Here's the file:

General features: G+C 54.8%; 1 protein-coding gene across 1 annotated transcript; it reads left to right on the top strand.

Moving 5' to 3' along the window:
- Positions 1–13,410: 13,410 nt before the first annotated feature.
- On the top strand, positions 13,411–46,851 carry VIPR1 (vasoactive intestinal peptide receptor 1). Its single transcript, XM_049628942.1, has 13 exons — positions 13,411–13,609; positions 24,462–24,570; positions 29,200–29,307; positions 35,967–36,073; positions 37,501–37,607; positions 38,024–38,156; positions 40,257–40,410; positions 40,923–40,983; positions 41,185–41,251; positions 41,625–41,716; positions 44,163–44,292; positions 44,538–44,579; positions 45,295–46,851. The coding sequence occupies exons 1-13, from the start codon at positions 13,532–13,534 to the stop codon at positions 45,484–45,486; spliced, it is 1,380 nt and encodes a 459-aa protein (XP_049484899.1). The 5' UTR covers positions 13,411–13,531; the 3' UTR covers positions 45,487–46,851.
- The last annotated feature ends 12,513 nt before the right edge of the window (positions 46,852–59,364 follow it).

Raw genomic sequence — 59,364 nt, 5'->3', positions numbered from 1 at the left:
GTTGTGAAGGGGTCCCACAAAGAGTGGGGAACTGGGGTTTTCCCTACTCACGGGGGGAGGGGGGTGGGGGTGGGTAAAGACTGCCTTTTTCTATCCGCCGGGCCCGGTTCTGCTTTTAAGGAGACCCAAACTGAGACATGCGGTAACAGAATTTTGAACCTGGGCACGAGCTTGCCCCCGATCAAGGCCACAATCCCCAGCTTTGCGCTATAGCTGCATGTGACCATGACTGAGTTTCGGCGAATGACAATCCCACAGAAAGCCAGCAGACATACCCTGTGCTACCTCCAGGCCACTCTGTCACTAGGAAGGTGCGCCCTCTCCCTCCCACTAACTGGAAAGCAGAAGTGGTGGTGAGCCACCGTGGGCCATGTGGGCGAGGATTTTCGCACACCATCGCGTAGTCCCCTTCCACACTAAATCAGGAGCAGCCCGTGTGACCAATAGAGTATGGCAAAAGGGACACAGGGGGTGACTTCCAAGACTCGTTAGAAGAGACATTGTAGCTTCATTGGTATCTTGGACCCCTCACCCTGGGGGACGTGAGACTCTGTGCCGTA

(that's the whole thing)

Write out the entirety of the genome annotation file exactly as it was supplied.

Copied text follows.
General features: G+C 54.8%; 1 protein-coding gene across 1 annotated transcript; it reads left to right on the top strand.

Moving 5' to 3' along the window:
- Positions 1–13,410: 13,410 nt before the first annotated feature.
- On the top strand, positions 13,411–46,851 carry VIPR1 (vasoactive intestinal peptide receptor 1). Its single transcript, XM_049628942.1, has 13 exons — positions 13,411–13,609; positions 24,462–24,570; positions 29,200–29,307; positions 35,967–36,073; positions 37,501–37,607; positions 38,024–38,156; positions 40,257–40,410; positions 40,923–40,983; positions 41,185–41,251; positions 41,625–41,716; positions 44,163–44,292; positions 44,538–44,579; positions 45,295–46,851. The coding sequence occupies exons 1-13, from the start codon at positions 13,532–13,534 to the stop codon at positions 45,484–45,486; spliced, it is 1,380 nt and encodes a 459-aa protein (XP_049484899.1). The 5' UTR covers positions 13,411–13,531; the 3' UTR covers positions 45,487–46,851.
- The last annotated feature ends 12,513 nt before the right edge of the window (positions 46,852–59,364 follow it).

Raw genomic sequence — 59,364 nt, 5'->3', positions numbered from 1 at the left:
GTTGTGAAGGGGTCCCACAAAGAGTGGGGAACTGGGGTTTTCCCTACTCACGGGGGGAGGGGGGTGGGGGTGGGTAAAGACTGCCTTTTTCTATCCGCCGGGCCCGGTTCTGCTTTTAAGGAGACCCAAACTGAGACATGCGGTAACAGAATTTTGAACCTGGGCACGAGCTTGCCCCCGATCAAGGCCACAATCCCCAGCTTTGCGCTATAGCTGCATGTGACCATGACTGAGTTTCGGCGAATGACAATCCCACAGAAAGCCAGCAGACATACCCTGTGCTACCTCCAGGCCACTCTGTCACTAGGAAGGTGCGCCCTCTCCCTCCCACTAACTGGAAAGCAGAAGTGGTGGTGAGCCACCGTGGGCCATGTGGGCGAGGATTTTCGCACACCATCGCGTAGTCCCCTTCCACACTAAATCAGGAGCAGCCCGTGTGACCAATAGAGTATGGCAAAAGGGACACAGGGGGTGACTTCCAAGACTCGTTAGAAGAGACATTGTAGCTTCATTGGTATCTTGGACCCCTCACCCTGGGGGACGTGAGACTCTGTGCCGTA